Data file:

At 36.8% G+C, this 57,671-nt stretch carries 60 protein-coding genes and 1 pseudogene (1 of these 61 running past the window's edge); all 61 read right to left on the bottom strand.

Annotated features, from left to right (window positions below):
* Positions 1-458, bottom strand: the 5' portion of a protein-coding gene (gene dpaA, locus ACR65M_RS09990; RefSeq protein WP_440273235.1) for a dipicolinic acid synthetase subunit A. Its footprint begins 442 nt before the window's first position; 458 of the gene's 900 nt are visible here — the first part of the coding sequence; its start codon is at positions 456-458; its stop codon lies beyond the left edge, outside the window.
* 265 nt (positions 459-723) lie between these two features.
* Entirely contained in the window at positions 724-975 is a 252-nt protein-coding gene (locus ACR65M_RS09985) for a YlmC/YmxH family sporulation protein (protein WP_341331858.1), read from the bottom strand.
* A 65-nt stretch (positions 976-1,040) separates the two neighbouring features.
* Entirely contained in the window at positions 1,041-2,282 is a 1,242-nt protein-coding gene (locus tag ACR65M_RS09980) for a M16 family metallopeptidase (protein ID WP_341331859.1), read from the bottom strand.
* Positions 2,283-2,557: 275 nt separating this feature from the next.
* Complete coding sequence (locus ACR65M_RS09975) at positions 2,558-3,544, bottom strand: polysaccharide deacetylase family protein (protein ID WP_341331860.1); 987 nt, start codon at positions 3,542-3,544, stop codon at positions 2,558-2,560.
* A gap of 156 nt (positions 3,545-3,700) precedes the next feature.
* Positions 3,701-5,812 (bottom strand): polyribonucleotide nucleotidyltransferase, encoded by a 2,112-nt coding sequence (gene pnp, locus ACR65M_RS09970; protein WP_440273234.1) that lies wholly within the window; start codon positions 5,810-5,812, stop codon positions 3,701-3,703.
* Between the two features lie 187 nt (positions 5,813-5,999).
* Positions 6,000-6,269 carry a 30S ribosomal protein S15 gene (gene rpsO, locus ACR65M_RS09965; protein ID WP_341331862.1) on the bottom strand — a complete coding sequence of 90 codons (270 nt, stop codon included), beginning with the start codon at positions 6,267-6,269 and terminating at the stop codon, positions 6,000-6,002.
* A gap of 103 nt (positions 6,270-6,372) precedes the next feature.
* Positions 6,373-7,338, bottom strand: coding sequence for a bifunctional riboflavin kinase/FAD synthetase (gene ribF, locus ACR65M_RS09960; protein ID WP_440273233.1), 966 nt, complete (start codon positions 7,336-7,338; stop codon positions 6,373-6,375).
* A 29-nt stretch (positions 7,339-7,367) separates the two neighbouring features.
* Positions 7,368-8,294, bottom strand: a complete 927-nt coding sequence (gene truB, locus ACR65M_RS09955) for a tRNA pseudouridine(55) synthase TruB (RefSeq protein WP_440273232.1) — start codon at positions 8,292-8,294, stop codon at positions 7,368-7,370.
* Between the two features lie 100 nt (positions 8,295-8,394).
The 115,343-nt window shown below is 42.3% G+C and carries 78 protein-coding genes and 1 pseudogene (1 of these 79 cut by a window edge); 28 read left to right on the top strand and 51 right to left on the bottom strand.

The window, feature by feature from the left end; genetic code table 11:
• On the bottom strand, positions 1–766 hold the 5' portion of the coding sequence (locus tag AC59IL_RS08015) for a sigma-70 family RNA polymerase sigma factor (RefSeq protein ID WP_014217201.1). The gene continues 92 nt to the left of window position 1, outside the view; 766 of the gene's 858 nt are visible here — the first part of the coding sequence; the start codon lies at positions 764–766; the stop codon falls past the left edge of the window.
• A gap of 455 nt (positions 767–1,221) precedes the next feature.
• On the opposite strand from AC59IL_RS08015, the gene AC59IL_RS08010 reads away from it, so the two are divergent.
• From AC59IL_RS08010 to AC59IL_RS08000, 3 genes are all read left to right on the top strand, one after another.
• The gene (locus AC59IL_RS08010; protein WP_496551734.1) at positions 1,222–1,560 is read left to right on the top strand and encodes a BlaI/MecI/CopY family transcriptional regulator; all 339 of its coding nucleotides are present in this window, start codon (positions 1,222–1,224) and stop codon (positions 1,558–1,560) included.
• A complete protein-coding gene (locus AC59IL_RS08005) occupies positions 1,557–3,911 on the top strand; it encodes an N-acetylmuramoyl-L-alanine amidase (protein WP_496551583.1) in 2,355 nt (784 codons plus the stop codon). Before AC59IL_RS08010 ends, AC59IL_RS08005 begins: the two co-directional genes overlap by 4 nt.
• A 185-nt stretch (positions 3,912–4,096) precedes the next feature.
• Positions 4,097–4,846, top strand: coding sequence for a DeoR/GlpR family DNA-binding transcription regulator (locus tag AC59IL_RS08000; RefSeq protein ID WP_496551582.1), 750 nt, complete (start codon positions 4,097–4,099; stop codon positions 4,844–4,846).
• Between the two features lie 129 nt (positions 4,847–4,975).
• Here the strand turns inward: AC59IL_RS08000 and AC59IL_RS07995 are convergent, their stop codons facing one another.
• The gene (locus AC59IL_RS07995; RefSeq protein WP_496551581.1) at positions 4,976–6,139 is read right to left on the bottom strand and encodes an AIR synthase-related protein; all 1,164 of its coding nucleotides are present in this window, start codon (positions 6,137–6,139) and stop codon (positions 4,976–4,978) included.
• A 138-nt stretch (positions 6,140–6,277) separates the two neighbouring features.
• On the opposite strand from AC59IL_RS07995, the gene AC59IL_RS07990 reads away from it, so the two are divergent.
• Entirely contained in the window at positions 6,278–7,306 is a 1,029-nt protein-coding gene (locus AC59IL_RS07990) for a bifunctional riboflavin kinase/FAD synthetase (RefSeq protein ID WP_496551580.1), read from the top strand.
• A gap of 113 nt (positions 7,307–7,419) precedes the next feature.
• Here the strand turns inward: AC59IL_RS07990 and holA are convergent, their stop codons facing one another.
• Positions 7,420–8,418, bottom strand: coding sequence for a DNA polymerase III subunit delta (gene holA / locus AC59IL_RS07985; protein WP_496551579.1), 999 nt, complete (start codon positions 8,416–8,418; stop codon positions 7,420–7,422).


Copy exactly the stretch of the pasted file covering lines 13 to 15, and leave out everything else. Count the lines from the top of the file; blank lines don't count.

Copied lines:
* Positions 6,000-6,269 carry a 30S ribosomal protein S15 gene (gene rpsO, locus ACR65M_RS09965; protein ID WP_341331862.1) on the bottom strand — a complete coding sequence of 90 codons (270 nt, stop codon included), beginning with the start codon at positions 6,267-6,269 and terminating at the stop codon, positions 6,000-6,002.
* A gap of 103 nt (positions 6,270-6,372) precedes the next feature.
* Positions 6,373-7,338, bottom strand: coding sequence for a bifunctional riboflavin kinase/FAD synthetase (gene ribF, locus ACR65M_RS09960; protein ID WP_440273233.1), 966 nt, complete (start codon positions 7,336-7,338; stop codon positions 6,373-6,375).